There is no question that ‘A Man Called Otto’ has an obvious beginning, middle and end with no room for twists and turns, but this new Tom Hanks flick still delivers plenty to like.
Hanks plays Otto, an aging man who does his daily ‘rounds’ to ensure everything is in check in the neighbourhood – whether it be parking permits being correctly displayed, or separating the recycling.
But something darker is at play in Otto’s life: he’s trying to end it. We learn this very early in the film, and it is a recurring theme throughout. Otto, however, can’t seem to get killing himself right.
When new neighbours move in across the road, disrupting one of his suicide attempts, Otto finds himself at his grumpy best as he watches the husband, Tommy (Manuel Garcia-Ruflo) try to park his u-haul. But Marisol (Mariana Trevino) isn’t having it; she’s determined to help him see the light in every day, even if it’s through delicious treats.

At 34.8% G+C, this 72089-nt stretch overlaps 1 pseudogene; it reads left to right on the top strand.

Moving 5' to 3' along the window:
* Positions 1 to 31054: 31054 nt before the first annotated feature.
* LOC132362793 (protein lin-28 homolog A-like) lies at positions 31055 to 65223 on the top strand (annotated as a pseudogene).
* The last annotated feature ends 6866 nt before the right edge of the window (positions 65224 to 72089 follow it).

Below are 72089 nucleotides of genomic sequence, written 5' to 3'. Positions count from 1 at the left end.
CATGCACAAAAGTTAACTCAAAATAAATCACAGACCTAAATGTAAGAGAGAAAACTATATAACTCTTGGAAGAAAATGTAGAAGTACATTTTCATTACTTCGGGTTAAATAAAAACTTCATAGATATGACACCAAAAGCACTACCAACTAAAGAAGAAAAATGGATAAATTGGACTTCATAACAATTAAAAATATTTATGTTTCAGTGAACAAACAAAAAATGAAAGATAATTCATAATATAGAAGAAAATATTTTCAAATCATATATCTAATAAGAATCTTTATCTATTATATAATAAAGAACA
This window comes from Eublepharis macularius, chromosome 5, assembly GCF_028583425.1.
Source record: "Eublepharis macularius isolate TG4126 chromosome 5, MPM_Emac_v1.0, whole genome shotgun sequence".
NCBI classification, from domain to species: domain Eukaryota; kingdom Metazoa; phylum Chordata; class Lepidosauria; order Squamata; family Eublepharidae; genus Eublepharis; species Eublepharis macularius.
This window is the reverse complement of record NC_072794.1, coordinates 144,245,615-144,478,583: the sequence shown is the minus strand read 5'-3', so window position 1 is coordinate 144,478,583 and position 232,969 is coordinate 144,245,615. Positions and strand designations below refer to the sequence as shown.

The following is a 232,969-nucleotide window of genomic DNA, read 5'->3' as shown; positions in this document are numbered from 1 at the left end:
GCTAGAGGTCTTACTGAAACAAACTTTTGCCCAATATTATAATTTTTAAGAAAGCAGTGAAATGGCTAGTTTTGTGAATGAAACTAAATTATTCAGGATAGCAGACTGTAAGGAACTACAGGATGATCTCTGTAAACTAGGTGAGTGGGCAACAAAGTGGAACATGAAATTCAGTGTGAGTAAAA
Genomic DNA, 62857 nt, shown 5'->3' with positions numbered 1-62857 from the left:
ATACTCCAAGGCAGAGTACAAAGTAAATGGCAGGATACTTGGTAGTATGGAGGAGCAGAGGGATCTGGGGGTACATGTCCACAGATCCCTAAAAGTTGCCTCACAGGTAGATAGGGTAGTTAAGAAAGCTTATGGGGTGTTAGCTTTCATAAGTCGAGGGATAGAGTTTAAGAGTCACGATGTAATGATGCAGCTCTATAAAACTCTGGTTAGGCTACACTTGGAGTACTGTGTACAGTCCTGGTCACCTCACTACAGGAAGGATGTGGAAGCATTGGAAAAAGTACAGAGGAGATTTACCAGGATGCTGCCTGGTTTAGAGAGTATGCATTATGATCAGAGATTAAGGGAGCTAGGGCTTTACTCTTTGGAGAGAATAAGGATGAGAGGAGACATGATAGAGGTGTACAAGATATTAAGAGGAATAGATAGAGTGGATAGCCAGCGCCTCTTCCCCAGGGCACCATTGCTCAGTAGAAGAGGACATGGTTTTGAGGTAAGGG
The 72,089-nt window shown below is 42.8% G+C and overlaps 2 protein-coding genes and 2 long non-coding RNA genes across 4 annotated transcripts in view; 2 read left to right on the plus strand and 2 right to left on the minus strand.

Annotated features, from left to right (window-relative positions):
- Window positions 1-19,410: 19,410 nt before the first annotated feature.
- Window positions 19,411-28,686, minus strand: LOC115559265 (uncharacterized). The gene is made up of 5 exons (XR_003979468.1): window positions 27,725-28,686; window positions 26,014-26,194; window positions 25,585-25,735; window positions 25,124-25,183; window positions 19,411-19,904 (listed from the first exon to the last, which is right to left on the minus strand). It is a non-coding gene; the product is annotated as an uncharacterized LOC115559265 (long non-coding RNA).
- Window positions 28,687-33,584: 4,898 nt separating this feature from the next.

There is plenty of charm in ‘A Man Called Otto’ and a number of worthwhile messages to take on. When the story needs a little bit more oomph in the second act, it’s delivered through a David vs Goliath battle of sorts – where even Otto himself learns a few things.
‘A Man Called Otto’ is far from the most complicated or engrossing movie you’ll see this year, but you’d have to have a stone cold heart to not shed a tear at some stage.
See this movie at Hoyts Penrith.
Troy Dodds is the Weekender’s Managing Editor and Breaking News Reporter. He has more than 20 years experience as a journalist, working with some of Australia’s leading media organisations. In 2023, he was named Editor of the Year at the Mumbrella Publish Awards.